Posted on Sunday, September 30th, 2018 at 2:04 am
Earlier this year, Georgia passed the “Hands-Free Georgia Act.” This is one of the biggest changes to Georgia traffic laws in years. The act is attempting to reduce the number of distracted drivers on Georgia roadways. Drivers are now prohibited from holding cell phones, and other electronic devices, while driving. While the goal of the act, to eliminate distracted driving, is admirable, the new law has both its supporters and critics. The supporters are optimistic of its long term effect and think that it will make people aware that distracted driving can be just as dangerous as drunk driving. Critics cite their confusion over what is legal and what is not. Can an address be entered into a GPS while driving? Or is the touching of any electronic device illegal? Even though there are both supporters and critics of this bill, the purpose of eliminating distracted driving is important. Everyone needs to be aware of the dangers of distracted driving.
Driving an automobile requires a lot of attention and focus. We have all heard the pleas to not text and drive because of the danger it poses to yourself and the others around you. However, there are more ways than just texting and driving that can be considered distracted driving. There are three types of distracted driving. Distracted driving can be both visual, manual, or cognitive. Visual distractions are those distractions that cause a driver to take his or her eyes off of the road. Manual distractions are situations in which a driver physically takes his or her hands off of the wheel. There are also cognitive distractions. Cognitive distractions mean that a driver’s mind is not focusing on the task of driving.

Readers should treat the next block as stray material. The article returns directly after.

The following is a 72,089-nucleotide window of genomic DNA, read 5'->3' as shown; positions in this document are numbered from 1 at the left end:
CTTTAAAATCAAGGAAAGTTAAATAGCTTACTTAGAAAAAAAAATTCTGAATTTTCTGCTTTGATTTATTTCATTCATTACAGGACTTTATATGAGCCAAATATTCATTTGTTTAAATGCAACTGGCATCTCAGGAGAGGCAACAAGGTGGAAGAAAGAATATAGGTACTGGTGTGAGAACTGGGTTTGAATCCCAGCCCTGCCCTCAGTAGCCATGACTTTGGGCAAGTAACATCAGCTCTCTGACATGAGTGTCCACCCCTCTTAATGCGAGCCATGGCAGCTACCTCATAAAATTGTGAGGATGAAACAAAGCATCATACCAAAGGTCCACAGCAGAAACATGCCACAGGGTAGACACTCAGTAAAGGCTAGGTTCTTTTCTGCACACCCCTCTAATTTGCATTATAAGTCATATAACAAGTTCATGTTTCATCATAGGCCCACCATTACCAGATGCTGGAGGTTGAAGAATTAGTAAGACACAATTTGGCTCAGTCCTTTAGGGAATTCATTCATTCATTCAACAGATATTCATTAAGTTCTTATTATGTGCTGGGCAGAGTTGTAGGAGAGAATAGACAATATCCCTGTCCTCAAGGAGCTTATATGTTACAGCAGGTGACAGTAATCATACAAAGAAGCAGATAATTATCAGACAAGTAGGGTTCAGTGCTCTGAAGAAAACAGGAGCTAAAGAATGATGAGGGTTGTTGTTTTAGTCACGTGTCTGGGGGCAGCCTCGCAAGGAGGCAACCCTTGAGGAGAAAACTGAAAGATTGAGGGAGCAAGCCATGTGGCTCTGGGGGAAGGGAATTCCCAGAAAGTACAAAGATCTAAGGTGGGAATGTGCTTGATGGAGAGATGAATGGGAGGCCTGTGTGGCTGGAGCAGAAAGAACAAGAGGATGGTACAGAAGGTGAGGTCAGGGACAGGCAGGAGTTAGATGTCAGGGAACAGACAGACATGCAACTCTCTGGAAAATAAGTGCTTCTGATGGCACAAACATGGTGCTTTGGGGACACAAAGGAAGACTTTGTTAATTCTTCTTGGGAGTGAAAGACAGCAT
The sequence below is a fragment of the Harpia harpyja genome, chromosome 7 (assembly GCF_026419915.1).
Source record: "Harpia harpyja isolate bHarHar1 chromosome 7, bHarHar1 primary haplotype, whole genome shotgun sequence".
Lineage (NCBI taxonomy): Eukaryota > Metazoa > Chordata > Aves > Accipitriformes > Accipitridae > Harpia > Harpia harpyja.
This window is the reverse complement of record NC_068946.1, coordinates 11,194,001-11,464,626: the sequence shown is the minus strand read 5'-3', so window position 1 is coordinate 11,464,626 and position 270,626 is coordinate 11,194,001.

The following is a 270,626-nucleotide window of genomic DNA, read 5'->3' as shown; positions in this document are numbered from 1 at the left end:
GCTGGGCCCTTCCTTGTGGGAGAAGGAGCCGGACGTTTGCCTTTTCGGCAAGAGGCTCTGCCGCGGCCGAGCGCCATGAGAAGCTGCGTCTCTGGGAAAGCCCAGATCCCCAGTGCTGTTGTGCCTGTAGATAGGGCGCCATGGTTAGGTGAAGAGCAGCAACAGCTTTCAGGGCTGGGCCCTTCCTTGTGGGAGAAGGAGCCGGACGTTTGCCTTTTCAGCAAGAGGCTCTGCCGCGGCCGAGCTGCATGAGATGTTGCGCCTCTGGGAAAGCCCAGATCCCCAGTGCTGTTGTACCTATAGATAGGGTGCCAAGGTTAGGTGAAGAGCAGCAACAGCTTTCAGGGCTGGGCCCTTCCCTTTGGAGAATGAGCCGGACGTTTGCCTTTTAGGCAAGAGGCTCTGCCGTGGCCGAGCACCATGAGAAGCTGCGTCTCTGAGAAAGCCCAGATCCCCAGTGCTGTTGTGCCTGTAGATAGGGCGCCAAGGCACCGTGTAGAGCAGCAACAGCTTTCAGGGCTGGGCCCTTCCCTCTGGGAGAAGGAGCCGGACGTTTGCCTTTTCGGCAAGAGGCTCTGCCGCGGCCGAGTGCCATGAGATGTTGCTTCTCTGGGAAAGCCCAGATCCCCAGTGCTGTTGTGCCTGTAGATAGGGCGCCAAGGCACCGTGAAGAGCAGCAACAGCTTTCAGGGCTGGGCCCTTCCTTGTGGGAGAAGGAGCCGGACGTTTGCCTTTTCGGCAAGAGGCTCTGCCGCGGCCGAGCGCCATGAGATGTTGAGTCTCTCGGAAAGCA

Common causes of distracted driving are:
- Texting and driving
- Eating while driving
- Too many people in the vehicle
- Talking with passengers and not paying attention to the road
- Talking on a cell phone
- Fiddling with the radio
- Turning around in the car to tend to kids without pulling the vehicle over
The above is not an all-inclusive list of distractions while driving, but some of the most common types. The consequences of distracted driving are vast. If a driver is found driving distracted, they may face traffic violations and other legal penalties. Additionally, distracted driving can result in injuries, both to the driver and other individuals around them.
If you have been injured by a distracted driver, there are options available to you. Georgia allows for victims of another’s negligence to recover compensation for their injury through a personal injury lawsuit. A dedicated personal injury attorney can help you recover from your injury and receive the compensation to which you are entitled. The personal injury attorneys at Jonathan R. Brockman, P.C. are here to help you. We know that injuries can be difficult and costly to recover from. Choose an attorney who will aggressively fight for your right to receive compensation for your injuries. Contact us today for a consultation.